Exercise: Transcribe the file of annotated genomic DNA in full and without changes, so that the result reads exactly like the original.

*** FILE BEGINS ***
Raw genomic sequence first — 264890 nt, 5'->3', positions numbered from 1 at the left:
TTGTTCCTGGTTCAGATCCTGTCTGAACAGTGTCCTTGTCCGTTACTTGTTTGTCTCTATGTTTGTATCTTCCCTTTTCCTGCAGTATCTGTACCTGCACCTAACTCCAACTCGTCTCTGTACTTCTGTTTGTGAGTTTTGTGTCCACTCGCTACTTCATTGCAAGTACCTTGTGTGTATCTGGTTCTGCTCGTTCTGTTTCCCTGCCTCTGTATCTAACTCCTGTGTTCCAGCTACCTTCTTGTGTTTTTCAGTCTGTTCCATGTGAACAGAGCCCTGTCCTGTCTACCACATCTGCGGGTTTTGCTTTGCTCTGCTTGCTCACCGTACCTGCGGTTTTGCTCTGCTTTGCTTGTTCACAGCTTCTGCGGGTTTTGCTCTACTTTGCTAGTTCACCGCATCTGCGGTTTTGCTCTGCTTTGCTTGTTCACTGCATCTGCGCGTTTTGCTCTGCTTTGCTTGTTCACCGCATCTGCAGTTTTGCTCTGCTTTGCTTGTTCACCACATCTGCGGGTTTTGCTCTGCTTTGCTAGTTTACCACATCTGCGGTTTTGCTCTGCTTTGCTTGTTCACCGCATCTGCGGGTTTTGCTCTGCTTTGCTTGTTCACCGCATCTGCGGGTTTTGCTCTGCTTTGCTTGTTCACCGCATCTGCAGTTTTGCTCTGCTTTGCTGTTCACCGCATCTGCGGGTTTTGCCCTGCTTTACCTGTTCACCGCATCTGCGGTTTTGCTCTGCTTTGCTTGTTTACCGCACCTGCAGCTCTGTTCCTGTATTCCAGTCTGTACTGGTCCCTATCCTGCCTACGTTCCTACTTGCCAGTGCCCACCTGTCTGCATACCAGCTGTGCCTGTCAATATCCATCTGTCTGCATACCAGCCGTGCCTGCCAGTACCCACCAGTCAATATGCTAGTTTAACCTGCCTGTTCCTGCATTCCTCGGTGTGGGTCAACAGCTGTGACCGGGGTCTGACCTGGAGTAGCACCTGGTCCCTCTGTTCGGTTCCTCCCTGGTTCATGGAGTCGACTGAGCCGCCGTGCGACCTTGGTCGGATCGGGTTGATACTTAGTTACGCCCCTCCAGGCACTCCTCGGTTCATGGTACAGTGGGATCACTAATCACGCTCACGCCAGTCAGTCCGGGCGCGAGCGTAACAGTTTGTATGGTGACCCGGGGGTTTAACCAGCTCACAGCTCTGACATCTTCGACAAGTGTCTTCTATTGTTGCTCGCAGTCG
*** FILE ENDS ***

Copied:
Raw genomic sequence first — 264890 nt, 5'->3', positions numbered from 1 at the left:
TTGTTCCTGGTTCAGATCCTGTCTGAACAGTGTCCTTGTCCGTTACTTGTTTGTCTCTATGTTTGTATCTTCCCTTTTCCTGCAGTATCTGTACCTGCACCTAACTCCAACTCGTCTCTGTACTTCTGTTTGTGAGTTTTGTGTCCACTCGCTACTTCATTGCAAGTACCTTGTGTGTATCTGGTTCTGCTCGTTCTGTTTCCCTGCCTCTGTATCTAACTCCTGTGTTCCAGCTACCTTCTTGTGTTTTTCAGTCTGTTCCATGTGAACAGAGCCCTGTCCTGTCTACCACATCTGCGGGTTTTGCTTTGCTCTGCTTGCTCACCGTACCTGCGGTTTTGCTCTGCTTTGCTTGTTCACAGCTTCTGCGGGTTTTGCTCTACTTTGCTAGTTCACCGCATCTGCGGTTTTGCTCTGCTTTGCTTGTTCACTGCATCTGCGCGTTTTGCTCTGCTTTGCTTGTTCACCGCATCTGCAGTTTTGCTCTGCTTTGCTTGTTCACCACATCTGCGGGTTTTGCTCTGCTTTGCTAGTTTACCACATCTGCGGTTTTGCTCTGCTTTGCTTGTTCACCGCATCTGCGGGTTTTGCTCTGCTTTGCTTGTTCACCGCATCTGCGGGTTTTGCTCTGCTTTGCTTGTTCACCGCATCTGCAGTTTTGCTCTGCTTTGCTGTTCACCGCATCTGCGGGTTTTGCCCTGCTTTACCTGTTCACCGCATCTGCGGTTTTGCTCTGCTTTGCTTGTTTACCGCACCTGCAGCTCTGTTCCTGTATTCCAGTCTGTACTGGTCCCTATCCTGCCTACGTTCCTACTTGCCAGTGCCCACCTGTCTGCATACCAGCTGTGCCTGTCAATATCCATCTGTCTGCATACCAGCCGTGCCTGCCAGTACCCACCAGTCAATATGCTAGTTTAACCTGCCTGTTCCTGCATTCCTCGGTGTGGGTCAACAGCTGTGACCGGGGTCTGACCTGGAGTAGCACCTGGTCCCTCTGTTCGGTTCCTCCCTGGTTCATGGAGTCGACTGAGCCGCCGTGCGACCTTGGTCGGATCGGGTTGATACTTAGTTACGCCCCTCCAGGCACTCCTCGGTTCATGGTACAGTGGGATCACTAATCACGCTCACGCCAGTCAGTCCGGGCGCGAGCGTAACAGTTTGTATGGTGACCCGGGGGTTTAACCAGCTCACAGCTCTGACATCTTCGACAAGTGTCTTCTATTGTTGCTCGCAGTCG